One of my personality traits that has caused a great deal of grief is my desire to tell the truth and damn the consequences. Now this doesn’t seem like a bad thing. But it can be a terrible thing when folks either don’t want to hear it, or they don’t want me to be the one to tell them.
As I have matured, I have learned that it isn’t the truth that’s the problem. It’s the presentation. I used to tell folks how I felt without any concern for their feelings. My thought was that somebody needs to tell them. Might as well be me.
I also realize that even if you dress the truth up a bit and put softness all over it, it’s still too hard for some folks to take. That’s where discernment comes in. Sometimes a closed mouth is more valuable than unwelcome advice.
The other day I was speaking to a loved one who is quite a bit younger than me, but has that same salty, truth-telling gene. He couldn’t understand why the person he was speaking to was offended when he supposedly “set them straight.”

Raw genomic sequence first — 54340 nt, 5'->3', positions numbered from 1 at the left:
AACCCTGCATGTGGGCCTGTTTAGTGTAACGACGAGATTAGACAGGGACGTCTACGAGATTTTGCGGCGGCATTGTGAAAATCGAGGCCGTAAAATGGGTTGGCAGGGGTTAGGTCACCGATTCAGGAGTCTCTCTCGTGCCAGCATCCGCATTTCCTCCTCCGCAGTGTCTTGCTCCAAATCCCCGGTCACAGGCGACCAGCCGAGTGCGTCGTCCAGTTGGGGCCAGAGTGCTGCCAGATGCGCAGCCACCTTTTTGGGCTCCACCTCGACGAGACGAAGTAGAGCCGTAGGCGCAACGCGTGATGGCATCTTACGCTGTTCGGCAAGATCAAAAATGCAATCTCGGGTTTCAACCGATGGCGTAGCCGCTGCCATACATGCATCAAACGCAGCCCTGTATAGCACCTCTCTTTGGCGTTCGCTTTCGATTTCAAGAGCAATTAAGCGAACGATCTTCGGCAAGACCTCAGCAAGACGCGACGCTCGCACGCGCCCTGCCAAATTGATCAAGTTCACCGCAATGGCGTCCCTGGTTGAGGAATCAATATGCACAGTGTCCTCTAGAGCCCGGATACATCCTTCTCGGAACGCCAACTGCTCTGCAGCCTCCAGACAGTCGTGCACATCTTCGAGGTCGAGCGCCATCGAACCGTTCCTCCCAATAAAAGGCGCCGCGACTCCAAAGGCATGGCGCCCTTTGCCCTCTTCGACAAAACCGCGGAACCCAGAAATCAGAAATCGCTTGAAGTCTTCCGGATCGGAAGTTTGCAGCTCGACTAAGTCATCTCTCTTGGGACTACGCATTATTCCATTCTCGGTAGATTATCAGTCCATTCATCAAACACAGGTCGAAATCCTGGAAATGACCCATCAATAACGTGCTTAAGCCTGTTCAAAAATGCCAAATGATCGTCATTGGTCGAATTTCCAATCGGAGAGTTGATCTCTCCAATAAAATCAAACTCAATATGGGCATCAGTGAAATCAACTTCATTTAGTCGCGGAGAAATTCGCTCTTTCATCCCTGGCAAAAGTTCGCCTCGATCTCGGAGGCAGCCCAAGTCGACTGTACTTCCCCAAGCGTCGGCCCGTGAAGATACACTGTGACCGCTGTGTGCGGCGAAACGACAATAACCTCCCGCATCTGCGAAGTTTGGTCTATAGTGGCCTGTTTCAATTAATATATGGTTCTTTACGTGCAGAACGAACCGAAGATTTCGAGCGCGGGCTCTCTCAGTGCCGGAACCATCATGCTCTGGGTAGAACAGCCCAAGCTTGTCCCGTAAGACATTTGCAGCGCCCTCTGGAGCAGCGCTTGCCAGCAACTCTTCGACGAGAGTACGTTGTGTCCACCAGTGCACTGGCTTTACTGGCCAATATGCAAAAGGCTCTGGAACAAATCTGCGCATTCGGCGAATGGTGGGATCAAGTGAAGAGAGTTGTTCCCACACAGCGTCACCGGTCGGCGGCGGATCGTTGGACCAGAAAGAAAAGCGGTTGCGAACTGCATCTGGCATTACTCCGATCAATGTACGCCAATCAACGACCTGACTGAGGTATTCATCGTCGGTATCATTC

I had to think a minute before I responded.
Here’s what I told him, and what I tell myself now.
If you are telling someone the truth out of arrogance because you assume you are right and they should know better, keep your mouth shut.
See, we all have truths that we know but keep hidden. And even though we are born whole, we are fractured by the world. Truths told in love mend us. Truths told out of the order of time deepens the fracture.
If you are telling someone the truth out of love, then the Holy Spirit will open a door for you to speak with them. They’ll be ready to receive it, and you’ll be humbled by the experience.